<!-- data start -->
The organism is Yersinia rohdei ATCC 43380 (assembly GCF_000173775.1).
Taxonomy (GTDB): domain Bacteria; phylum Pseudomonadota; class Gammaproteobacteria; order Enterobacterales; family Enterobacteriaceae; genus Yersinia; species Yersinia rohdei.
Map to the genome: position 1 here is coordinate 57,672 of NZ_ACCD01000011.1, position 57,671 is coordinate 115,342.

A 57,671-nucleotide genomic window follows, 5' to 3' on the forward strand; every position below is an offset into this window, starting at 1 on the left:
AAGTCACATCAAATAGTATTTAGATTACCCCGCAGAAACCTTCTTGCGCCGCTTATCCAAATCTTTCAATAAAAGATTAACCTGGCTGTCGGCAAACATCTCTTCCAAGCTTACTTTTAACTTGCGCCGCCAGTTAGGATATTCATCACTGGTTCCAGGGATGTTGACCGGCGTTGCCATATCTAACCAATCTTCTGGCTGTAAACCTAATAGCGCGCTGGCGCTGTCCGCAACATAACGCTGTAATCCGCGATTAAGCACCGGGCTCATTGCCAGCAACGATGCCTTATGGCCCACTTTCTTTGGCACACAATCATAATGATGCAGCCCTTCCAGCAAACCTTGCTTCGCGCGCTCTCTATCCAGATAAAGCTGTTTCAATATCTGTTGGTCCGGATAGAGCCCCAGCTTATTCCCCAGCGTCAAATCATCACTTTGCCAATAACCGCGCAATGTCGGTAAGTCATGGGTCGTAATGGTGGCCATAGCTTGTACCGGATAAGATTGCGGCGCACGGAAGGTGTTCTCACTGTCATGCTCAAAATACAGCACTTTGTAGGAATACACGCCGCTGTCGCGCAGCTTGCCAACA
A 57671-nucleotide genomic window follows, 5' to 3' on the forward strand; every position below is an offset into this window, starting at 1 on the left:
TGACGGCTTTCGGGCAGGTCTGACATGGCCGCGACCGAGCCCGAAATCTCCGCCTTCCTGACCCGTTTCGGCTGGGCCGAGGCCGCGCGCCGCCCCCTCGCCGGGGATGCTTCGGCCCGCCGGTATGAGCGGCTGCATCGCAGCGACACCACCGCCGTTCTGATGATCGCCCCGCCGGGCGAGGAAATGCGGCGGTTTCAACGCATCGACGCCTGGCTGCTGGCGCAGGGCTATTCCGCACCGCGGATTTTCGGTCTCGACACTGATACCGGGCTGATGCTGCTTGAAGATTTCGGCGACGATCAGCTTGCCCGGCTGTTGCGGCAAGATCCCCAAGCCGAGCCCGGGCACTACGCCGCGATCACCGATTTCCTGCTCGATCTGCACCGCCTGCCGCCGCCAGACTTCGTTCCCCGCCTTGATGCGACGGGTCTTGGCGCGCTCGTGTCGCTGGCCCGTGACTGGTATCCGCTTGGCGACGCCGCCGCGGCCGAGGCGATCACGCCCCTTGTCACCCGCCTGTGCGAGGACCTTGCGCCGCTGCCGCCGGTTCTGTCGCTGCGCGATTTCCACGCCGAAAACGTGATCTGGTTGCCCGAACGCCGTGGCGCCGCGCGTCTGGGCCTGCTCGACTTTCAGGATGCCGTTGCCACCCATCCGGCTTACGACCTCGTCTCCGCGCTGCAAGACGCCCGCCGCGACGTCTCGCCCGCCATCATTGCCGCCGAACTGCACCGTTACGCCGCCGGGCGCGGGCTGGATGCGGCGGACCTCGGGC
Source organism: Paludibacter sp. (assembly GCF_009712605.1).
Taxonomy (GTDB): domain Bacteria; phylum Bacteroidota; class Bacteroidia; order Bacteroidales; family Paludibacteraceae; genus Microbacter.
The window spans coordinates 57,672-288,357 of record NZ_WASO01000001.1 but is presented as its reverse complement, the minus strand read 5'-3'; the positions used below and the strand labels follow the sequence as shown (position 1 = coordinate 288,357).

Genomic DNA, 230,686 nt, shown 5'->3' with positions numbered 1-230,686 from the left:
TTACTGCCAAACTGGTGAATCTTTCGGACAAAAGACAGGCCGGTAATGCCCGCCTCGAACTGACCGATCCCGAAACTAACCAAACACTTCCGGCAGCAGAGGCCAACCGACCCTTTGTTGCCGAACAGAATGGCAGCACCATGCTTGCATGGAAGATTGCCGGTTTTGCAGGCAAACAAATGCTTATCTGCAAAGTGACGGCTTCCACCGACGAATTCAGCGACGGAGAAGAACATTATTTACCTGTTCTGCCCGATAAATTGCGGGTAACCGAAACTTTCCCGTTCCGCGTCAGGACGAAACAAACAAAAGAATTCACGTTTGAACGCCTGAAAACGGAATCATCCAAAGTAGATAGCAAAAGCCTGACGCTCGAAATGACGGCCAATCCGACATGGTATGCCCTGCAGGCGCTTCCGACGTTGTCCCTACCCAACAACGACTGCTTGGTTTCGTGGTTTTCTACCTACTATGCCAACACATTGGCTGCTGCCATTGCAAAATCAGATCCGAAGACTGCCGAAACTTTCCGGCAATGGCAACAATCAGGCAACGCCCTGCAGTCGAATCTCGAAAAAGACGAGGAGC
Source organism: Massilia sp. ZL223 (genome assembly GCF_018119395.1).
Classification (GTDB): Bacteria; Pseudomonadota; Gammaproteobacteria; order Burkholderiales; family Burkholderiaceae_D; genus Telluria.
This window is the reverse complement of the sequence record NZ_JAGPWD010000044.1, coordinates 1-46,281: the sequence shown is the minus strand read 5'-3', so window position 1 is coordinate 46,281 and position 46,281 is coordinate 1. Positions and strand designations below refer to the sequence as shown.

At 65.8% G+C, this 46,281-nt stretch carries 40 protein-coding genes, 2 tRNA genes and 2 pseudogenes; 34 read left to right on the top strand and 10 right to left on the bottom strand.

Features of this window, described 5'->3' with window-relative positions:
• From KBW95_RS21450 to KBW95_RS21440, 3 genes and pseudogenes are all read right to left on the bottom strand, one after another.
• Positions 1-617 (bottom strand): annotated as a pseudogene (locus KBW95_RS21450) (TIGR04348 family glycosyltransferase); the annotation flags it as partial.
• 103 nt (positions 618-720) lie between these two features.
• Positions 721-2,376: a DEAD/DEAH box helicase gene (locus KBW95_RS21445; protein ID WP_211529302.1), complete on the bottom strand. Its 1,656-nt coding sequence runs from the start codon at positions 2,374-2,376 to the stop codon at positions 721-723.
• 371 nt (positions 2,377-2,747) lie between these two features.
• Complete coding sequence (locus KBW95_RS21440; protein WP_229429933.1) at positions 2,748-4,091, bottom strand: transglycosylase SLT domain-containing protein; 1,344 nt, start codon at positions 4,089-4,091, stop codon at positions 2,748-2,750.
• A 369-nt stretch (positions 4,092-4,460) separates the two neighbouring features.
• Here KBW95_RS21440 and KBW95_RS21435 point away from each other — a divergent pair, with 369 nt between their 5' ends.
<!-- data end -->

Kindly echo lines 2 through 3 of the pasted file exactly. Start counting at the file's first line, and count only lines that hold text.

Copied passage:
Taxonomy (GTDB): domain Bacteria; phylum Pseudomonadota; class Gammaproteobacteria; order Enterobacterales; family Enterobacteriaceae; genus Yersinia; species Yersinia rohdei.
Map to the genome: position 1 here is coordinate 57,672 of NZ_ACCD01000011.1, position 57,671 is coordinate 115,342.